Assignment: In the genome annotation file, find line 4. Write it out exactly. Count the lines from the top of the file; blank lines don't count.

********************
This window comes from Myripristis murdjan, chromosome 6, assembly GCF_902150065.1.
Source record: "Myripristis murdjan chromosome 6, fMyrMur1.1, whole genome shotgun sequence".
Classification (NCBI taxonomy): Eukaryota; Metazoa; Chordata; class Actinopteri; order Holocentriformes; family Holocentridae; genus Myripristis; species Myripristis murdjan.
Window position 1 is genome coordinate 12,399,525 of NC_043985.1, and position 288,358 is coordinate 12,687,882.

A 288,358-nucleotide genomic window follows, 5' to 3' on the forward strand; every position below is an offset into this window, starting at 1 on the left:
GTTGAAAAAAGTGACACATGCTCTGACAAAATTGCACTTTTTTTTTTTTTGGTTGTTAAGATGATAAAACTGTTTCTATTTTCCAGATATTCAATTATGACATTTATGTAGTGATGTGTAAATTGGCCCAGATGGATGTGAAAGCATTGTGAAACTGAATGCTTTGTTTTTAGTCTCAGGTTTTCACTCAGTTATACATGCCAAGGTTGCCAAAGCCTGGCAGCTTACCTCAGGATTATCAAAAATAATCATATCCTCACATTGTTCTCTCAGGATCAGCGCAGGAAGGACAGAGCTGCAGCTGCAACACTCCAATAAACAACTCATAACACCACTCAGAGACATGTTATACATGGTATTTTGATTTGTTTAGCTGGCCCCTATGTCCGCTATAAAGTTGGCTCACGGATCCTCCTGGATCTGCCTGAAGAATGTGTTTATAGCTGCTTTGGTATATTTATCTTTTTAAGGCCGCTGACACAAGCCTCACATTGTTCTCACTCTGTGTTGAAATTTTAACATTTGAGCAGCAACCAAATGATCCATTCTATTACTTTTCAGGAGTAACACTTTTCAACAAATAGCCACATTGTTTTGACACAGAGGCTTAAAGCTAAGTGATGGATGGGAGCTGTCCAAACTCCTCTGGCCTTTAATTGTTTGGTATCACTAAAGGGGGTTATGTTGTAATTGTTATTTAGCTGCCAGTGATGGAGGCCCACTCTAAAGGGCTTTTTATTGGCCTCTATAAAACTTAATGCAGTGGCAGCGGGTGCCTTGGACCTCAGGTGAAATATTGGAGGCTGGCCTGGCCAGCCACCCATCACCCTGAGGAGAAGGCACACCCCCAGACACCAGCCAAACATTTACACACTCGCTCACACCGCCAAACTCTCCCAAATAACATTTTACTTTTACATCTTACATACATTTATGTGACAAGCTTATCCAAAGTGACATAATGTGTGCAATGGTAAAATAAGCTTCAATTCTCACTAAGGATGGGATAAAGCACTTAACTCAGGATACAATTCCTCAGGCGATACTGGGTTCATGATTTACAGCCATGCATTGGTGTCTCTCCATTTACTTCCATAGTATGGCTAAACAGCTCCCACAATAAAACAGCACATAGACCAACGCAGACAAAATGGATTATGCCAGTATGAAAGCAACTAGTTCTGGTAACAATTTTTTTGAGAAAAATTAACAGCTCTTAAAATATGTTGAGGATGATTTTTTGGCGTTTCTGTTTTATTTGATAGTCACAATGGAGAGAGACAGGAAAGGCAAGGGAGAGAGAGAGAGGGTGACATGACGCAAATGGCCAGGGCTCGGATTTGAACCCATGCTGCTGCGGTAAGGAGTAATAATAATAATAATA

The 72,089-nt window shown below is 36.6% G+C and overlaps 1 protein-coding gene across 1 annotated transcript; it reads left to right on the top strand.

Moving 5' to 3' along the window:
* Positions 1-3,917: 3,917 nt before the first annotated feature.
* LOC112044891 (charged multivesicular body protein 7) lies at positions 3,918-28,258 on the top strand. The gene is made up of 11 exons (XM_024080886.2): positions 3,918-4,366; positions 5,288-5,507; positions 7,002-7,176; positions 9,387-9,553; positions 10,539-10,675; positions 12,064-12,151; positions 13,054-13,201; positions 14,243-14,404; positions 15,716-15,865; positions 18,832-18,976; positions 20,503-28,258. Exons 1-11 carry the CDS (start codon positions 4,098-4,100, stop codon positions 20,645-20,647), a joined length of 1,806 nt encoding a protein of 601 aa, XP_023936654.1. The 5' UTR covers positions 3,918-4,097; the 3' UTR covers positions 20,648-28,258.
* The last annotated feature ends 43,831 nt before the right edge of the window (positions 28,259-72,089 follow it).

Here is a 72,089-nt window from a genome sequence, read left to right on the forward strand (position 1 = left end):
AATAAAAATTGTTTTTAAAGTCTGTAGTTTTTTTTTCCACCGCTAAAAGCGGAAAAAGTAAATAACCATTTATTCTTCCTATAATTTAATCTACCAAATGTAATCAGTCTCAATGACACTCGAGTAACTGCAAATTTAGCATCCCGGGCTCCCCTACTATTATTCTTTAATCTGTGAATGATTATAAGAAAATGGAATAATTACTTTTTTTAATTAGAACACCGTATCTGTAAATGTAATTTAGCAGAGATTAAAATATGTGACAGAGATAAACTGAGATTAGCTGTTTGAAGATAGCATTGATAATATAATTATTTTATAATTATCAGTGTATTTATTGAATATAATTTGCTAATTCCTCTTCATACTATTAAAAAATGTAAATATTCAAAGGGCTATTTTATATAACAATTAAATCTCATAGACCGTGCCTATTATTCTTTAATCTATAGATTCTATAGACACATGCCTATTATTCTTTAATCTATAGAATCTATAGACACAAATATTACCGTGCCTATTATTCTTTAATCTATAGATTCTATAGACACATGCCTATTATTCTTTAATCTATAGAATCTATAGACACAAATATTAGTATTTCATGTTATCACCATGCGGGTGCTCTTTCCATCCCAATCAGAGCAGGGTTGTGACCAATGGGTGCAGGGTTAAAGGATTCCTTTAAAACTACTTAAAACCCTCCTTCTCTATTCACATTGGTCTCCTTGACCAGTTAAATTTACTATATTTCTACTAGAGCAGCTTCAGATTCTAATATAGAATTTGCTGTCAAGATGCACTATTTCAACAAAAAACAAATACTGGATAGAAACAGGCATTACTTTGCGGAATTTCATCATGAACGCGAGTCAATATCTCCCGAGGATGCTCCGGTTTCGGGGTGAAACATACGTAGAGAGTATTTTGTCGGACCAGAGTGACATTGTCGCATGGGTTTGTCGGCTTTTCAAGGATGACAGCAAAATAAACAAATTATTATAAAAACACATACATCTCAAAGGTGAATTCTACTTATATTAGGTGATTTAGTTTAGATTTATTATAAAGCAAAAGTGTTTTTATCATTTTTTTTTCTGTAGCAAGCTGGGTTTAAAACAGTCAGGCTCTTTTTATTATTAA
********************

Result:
Window position 1 is genome coordinate 12,399,525 of NC_043985.1, and position 288,358 is coordinate 12,687,882.